The leap from Dolly to cloning humans and other mammals (businesses sprang up offering to clone family pets, for example) was quick in coming. Among the ethical problems raised here was the expectation that by having an organism with the same genetic composition it was going to be a replica in every way of the adult from which the donor cell was taken. With humans or pets this meant to many people having a new individual with the same personality and behavioral traits as the donor. Such expectations were based on a simplistic understanding of genetics, especially with regard to complex characteristics such as behavior and personality. One of the important lessons of modern genetic research has been that genes do not unfold automatically into an adult trait. Genes interact with other genes and with the environment to produce a number of variant outcomes, so that a genetic clone would no more behave like its progenitor than any two organisms of the same species.
Cloning humans, of course, raises all sorts of other ethical issues, particularly those surrounding what has come to be known as fetal selection. What does it mean if parents want to control so completely all the physical and physiological, not to say psychological, characteristics of their children? Bioethicists raise the question of how far engineering human traits should be allowed to go. Would it be permissible to clone an embryo from a person who needs a kidney or liver transplant just to get an immunologically compatible organ? Is an embryo produced by cloning really a human being, since it has not been formed by union of egg and sperm? If the answer is yes, then should cloning and bringing the embryo to full term be allowed? Should we be able to clone a terminally ill child in order to provide a replacement? These are not simple questions, but as the technology becomes more certain and available (as it no doubt will) the social and ethical questions must be faced critically and squarely.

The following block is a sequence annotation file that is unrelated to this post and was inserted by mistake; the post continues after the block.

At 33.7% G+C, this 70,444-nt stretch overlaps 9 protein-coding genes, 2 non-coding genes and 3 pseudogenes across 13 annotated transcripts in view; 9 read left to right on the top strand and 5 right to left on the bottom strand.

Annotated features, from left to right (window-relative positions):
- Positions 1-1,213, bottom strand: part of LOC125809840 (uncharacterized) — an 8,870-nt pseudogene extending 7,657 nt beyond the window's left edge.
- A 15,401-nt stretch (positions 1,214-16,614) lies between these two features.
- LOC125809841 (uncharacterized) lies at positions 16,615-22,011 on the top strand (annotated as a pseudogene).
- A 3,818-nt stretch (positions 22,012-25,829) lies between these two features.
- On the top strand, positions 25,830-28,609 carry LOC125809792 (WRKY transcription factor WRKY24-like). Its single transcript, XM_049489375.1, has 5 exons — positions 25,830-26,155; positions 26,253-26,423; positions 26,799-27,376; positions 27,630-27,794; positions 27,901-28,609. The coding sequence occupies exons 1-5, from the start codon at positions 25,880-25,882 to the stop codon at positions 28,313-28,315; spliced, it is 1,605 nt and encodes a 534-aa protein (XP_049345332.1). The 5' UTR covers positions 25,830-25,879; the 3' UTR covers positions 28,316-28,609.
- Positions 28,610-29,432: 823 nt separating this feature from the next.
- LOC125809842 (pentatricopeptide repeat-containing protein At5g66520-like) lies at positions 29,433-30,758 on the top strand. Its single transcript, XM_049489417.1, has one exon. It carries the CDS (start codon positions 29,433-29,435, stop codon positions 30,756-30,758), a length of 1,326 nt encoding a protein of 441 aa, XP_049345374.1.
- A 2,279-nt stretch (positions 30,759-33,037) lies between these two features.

Stem cell research poses many of the same problems raised by cloning, but it has a more realistic and immediate medical application as well as some distinct ethical issues of its own. Stem cells are undifferentiated embryo-like cells that are found in various tissues of the adult body. Among the earliest recognized and prolific stem cells are those in bone marrow, but biologists have now found stem cells even in brain tissue that has previously been regarded as incapable of regeneration. What has attracted so much attention about stem cells is that for the most part they have retained the ability to differentiate into a variety of other specialized cells. This is particularly true of embryonic stem cells, which are the most totipotent (capable of differentiation into virtually all other body cell types) of all stem cells. Research into how to culture and deliver stem cells to specific tissues in individuals suffering from particular diseases (for example providing brain stem cells to a person with Alzheimer's or to someone who has suffered brain damage from a stroke) thus offers considerable potential for treating conditions that are now considered incurable. Creating embryos by cloning and growing them just long enough to harvest embryonic stem cells would provide the most ready source of totipotent cells. But many ethicists and religious leaders claim that such embryos are truly human beings and that to grow them only for stem cells, like growing them only for organs and tissues, would amount to murder. Issues like this surfaced after biologists began using existing embryonic stem cell lines for research (derived from frozen embryos left over from fertility clinics) with the result that U.S. President George W. Bush banned the production of any more embryos specifically for the purpose of culturing stem cells (an existing 1993 law had prevented the use of any tax dollars for research on human embryos). The questions of how a human life is defined, at what point in the biological life cycle does it become "human," and, regardless of how we define it, how to form humane social and legal policies regarding early human embryos as research objects are all issues about which there is a great deal of current disagreement. Biomedical researchers and many others think that early embryos (less that twelve weeks) should be available for research purposes, while many political conservatives and religious spokespeople oppose the use of any human embryo that has the capability of developing normally into a fetus. Many countries of Europe, especially England, have been more liberal with their policies regarding embryonic stem cell research, with the consequence that some U.S. researchers have either moved or have contemplated moving their laboratories abroad.